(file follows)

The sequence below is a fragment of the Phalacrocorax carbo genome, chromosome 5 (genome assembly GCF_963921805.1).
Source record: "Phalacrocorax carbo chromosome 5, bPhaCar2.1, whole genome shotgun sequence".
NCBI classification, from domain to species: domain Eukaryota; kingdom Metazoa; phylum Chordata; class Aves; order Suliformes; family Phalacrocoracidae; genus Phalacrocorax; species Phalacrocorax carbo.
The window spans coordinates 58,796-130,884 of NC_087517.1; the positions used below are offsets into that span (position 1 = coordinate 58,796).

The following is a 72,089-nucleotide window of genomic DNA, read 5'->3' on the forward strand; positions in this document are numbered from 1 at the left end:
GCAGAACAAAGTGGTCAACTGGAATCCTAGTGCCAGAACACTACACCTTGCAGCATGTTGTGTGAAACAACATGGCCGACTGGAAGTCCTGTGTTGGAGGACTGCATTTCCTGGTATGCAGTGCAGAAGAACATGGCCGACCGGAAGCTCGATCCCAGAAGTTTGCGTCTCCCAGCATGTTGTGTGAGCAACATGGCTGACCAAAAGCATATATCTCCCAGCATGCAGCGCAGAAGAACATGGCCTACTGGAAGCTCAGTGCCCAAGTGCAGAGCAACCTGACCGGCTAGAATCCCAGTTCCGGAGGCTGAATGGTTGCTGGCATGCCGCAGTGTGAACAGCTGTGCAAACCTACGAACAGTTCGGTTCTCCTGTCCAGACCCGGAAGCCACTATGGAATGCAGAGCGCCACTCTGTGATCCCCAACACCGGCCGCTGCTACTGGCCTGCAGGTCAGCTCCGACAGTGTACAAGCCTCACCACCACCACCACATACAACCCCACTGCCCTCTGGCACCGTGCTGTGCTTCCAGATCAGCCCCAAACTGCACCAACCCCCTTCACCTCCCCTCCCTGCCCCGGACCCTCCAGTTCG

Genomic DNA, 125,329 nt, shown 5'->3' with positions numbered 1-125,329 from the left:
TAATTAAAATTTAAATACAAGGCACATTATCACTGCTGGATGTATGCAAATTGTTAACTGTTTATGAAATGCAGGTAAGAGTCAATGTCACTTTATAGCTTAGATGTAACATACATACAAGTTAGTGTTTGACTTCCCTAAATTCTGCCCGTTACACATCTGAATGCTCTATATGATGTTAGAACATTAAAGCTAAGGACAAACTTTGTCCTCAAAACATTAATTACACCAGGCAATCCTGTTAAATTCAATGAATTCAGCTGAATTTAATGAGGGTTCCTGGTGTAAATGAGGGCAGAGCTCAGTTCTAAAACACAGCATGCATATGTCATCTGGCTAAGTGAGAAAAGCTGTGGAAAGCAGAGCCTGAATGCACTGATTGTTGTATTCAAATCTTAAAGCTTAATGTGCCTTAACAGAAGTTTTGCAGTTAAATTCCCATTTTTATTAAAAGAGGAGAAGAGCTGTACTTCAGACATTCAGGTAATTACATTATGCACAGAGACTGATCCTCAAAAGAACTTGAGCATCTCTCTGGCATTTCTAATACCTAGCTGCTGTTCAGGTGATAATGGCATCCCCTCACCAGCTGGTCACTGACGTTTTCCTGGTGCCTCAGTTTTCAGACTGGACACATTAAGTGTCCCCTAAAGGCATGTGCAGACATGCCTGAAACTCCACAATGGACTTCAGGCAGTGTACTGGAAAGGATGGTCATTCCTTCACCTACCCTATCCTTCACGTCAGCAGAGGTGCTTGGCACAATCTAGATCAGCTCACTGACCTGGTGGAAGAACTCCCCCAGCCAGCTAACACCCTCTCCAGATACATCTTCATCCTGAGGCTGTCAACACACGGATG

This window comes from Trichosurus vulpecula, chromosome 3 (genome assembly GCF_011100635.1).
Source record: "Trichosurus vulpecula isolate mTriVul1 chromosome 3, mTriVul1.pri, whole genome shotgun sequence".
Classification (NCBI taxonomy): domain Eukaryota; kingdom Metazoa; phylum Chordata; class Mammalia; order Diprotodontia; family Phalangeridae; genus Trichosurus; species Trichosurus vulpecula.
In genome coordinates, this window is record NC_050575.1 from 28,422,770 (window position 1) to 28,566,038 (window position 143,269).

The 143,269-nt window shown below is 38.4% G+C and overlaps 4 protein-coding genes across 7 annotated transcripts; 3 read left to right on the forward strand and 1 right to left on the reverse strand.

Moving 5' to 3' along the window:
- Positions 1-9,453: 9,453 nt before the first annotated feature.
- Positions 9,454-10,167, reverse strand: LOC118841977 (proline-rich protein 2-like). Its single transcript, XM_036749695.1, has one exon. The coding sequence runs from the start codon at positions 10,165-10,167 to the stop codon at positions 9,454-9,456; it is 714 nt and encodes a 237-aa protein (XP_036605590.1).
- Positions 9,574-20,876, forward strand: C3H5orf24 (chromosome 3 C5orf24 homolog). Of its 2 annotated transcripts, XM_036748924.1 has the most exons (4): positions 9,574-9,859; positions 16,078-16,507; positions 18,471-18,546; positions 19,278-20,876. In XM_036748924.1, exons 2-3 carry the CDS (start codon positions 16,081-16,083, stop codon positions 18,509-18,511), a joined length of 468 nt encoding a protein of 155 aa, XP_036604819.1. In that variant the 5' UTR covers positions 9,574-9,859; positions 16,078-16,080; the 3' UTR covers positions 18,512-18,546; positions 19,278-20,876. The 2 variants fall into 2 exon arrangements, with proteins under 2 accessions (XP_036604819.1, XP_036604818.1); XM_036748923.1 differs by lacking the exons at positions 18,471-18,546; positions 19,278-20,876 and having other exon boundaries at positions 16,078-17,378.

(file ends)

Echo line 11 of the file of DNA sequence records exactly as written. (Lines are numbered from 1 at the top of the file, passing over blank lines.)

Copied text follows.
Classification (NCBI taxonomy): domain Eukaryota; kingdom Metazoa; phylum Chordata; class Mammalia; order Diprotodontia; family Phalangeridae; genus Trichosurus; species Trichosurus vulpecula.